It’s important to put heavy emphasis on analytical chemistry in Active Pharmaceutical Ingredient (API) manufacturing – why? There’s a simple,straightforward answer: if you can’t measure it and assure the integrity of your data, you can’t monitor and/or optimize the process.
A manufacturing process requires accurate sample testing every step of the way. As we have always stressed, it begins with assessment of the raw materials. An API is only as valuable as its purity. But there’s more reason to measure and then measure some more: the FDA and other regulatory agencies will look closely at how impurities were assessed while the API was being developed. They will ask about controls.
Ah yes, impurities. Characterizing and controlling them in APIs under development can present four significant challenges to manufacturing for several reasons:
This article will focus on the importance of, and methods for, a full evaluation of each of the following:
Identifying, quantifying and diligently monitoring each of the materials and its impurities is key to successful manufacturing. Only step-by-step sample testing can assure impurities are within an acceptable range. The process for every step must have a set of well-defined and meaningful, scientifically sound specifications that can be supported with well thought-out methods that are tailored to the API’s purpose.
As well, each method must be phase appropriate, validated and be user-friendly.
A cookie cutter approach for setting specifications for a product, or for developing or validating a method for a material, is no longer a viable approach for successful product manufacturing.
For example, a poorly designed analytical chemistry and process chemistry approach, one which releases the raw materials almost at their face value, followed by running just a couple of chemistry reactions and moving on to manufacturing the final product, is destined for failure. We refer to this type of process design as the cookie cutter approach (and often the conventional way).
That approach would not work at PCI Synthesis. That’s because my esteemed colleague, Dr. Rajesh Shukla, Vice President of Research and Development, with decades of experience, will say to me, “Hey Mehdi, this impurity needs to be less than 1%, or else the molecule will be hydrolyzed, and we’ll wind up with too much of an unwanted impurity.” Therefore, it is critical to understand where in the process these critical impurities can be controlled and be removed from the process.
In the cookie cutter scenario,a sponsor might not be interested in the concept of having a detailed road map of the process and its impurities due to time and cost, which unfortunately later on it may cause the process to be abandoned, or be re-engineered due to surprises that come from lack of knowledge of the process and /or inadequate analytical method. If, instead, a holistic approach that included careful measurement at every step had been employed, a viable drug candidate might have resulted, not a failed one.
Because of the complexity of today’s molecules and the FDA’s closer scrutiny, you want to avoid moving forward to the next step until you are fairly certain no unwanted impurity that can’t be controlled is lurking. At the end of the day, the FDA will ask: What controls do you have over raw materials? Over processes? Over the final product?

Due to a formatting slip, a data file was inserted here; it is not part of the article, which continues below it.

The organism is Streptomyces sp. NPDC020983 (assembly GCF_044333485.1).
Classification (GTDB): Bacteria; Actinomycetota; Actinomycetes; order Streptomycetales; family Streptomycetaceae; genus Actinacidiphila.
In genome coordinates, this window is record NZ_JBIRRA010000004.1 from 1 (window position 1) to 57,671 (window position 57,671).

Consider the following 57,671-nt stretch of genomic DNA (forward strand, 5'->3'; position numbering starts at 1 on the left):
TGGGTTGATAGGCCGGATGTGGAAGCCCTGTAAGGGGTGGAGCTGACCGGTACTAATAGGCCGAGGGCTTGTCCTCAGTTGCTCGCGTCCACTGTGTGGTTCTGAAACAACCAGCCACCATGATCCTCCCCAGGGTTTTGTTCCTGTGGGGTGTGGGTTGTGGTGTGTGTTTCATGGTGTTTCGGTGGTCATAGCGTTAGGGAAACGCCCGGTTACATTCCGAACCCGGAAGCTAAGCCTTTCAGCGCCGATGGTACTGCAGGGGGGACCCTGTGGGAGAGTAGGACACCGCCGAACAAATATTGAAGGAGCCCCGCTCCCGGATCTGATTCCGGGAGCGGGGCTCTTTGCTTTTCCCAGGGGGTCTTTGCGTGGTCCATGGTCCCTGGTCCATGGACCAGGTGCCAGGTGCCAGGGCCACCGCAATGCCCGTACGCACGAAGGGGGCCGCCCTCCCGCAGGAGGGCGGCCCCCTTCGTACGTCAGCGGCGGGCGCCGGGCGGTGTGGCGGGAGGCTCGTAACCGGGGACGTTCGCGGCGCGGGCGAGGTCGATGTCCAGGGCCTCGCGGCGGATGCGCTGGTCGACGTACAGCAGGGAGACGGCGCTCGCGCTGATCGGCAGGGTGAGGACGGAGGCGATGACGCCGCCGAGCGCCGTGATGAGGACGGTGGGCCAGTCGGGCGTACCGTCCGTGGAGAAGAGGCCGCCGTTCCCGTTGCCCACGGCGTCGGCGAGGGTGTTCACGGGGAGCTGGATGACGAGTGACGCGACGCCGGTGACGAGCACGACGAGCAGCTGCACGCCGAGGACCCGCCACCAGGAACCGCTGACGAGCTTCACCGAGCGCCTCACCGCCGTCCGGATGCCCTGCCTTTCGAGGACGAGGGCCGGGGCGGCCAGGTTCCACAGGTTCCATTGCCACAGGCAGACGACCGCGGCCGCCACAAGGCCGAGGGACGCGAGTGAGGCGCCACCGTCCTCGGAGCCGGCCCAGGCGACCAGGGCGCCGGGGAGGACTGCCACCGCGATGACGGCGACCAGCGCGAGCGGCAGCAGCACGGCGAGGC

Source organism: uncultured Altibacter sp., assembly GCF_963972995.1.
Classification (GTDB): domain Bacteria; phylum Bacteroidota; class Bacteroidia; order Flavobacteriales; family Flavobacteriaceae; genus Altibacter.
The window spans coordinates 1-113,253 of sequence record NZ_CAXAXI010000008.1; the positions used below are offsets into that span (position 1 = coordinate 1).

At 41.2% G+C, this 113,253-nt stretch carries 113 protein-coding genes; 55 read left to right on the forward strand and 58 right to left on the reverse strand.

Rather than the cookie cutter approach, one has to think way ahead and begin from the end: what needs to be done that will be in line with the FDA’s requirements? What will regulatory bodies ask about this API? Have we been thorough enough and have we measured enough to make our submission solid?
As well, it’s important to notate why the analytical methods and processes developed are appropriate for the product’s intended use.
There are many, many ways to make mistakes along the way. But the good news is that asking the right questions will help avoid many of them. You can read about the “right first time” questions to ask here.
Measuring is important, but it stands to reason that in itself that is not enough. There need to be checks and balances in place to support the integrity of the data. Therefore, it is crucial that the right methods, and very specific methods, be developed. These also need to be qualified for the specific sample and be quite precise, and all be supported with 100% data integrity, and an audit trail.
For example, when we develop a process, or we manufacture a product and the assay spec is, say, not less than 98%, it’s incumbent on the analytical team to make sure this number has a high degree of accuracy. That means we know its actual content is 98 %, and not 97%. Obtaining a high degree of accuracy begins with well trained and qualified staff; well qualified and maintained equipment; well detailed validated method, procedures, documentation, and recording processes; an experienced peer reviewer and final approval reviewer.
Therefore, in order to assure data integrity we have to track everything we do by placing checks and balances at each and every step of the analytical task, from checking the staff training records, sample weighing, sample dilution, setting up the instrument, obtaining data, calculating the results, compiling all data and the results, to checking the overall profile of the results and their meaningfulness. Do the overall results make sense against the set of specifications? If so we then have assurance that the assay result is within the specification (not less than 98 %).
It’s no wonder that about a third of the cost of developing a drug is spent in the early stages, in developing and manufacturing the API that will ultimately become a therapeutic agent that is safe and effective for human or veterinary consumption. It boils down to measuring and checking, again and again, and in a variety of ways, so that every process along the long and convoluted road to an API is optimized.